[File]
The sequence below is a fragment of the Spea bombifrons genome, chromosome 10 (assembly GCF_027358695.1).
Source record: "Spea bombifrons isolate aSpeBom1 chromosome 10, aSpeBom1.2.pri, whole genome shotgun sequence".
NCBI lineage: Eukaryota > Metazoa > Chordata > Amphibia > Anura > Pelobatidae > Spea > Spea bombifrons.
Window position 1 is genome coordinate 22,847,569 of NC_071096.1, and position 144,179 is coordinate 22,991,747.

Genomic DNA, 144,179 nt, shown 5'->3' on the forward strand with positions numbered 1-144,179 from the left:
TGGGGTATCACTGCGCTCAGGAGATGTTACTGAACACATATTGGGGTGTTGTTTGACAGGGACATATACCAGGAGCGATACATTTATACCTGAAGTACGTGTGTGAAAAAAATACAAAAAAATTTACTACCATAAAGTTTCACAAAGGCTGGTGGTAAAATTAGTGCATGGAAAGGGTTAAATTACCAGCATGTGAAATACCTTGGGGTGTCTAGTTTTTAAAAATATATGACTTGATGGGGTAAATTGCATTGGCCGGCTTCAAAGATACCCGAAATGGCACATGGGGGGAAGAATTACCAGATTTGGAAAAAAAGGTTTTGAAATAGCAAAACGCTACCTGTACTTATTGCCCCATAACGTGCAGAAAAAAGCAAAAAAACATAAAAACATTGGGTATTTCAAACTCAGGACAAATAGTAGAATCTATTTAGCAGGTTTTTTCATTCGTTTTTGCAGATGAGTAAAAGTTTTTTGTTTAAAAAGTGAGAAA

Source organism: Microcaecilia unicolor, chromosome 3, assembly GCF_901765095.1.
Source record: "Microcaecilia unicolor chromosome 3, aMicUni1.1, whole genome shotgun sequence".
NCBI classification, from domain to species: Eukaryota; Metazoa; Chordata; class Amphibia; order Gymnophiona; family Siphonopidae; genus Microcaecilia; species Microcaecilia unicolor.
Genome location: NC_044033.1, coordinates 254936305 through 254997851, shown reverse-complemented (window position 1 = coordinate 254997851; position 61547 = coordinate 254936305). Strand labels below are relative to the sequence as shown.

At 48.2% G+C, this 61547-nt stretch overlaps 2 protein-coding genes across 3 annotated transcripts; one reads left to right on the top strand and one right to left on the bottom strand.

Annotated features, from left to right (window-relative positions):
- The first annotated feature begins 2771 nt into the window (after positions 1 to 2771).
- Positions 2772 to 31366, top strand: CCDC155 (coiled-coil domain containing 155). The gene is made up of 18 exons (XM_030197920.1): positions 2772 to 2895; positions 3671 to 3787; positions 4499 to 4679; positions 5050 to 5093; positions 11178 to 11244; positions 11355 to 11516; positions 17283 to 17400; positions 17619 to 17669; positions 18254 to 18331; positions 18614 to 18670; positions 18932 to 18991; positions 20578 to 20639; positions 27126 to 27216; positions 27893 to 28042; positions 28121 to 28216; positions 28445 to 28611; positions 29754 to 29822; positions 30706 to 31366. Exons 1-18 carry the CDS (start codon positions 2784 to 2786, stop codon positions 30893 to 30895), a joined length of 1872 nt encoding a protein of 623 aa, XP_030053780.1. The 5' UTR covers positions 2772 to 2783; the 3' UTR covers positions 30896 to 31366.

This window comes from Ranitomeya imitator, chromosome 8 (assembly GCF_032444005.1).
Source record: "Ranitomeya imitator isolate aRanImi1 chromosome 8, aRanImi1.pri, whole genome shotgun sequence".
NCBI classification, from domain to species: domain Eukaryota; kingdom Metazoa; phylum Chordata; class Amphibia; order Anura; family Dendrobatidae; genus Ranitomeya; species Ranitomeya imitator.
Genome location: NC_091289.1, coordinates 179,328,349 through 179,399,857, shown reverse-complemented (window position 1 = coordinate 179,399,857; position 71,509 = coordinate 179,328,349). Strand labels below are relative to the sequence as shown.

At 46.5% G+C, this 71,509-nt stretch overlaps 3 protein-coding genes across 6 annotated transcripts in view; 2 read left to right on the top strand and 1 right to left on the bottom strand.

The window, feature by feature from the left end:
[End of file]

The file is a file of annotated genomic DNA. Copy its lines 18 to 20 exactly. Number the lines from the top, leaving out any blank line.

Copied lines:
Genome location: NC_091289.1, coordinates 179,328,349 through 179,399,857, shown reverse-complemented (window position 1 = coordinate 179,399,857; position 71,509 = coordinate 179,328,349). Strand labels below are relative to the sequence as shown.

At 46.5% G+C, this 71,509-nt stretch overlaps 3 protein-coding genes across 6 annotated transcripts in view; 2 read left to right on the top strand and 1 right to left on the bottom strand.

The window, feature by feature from the left end: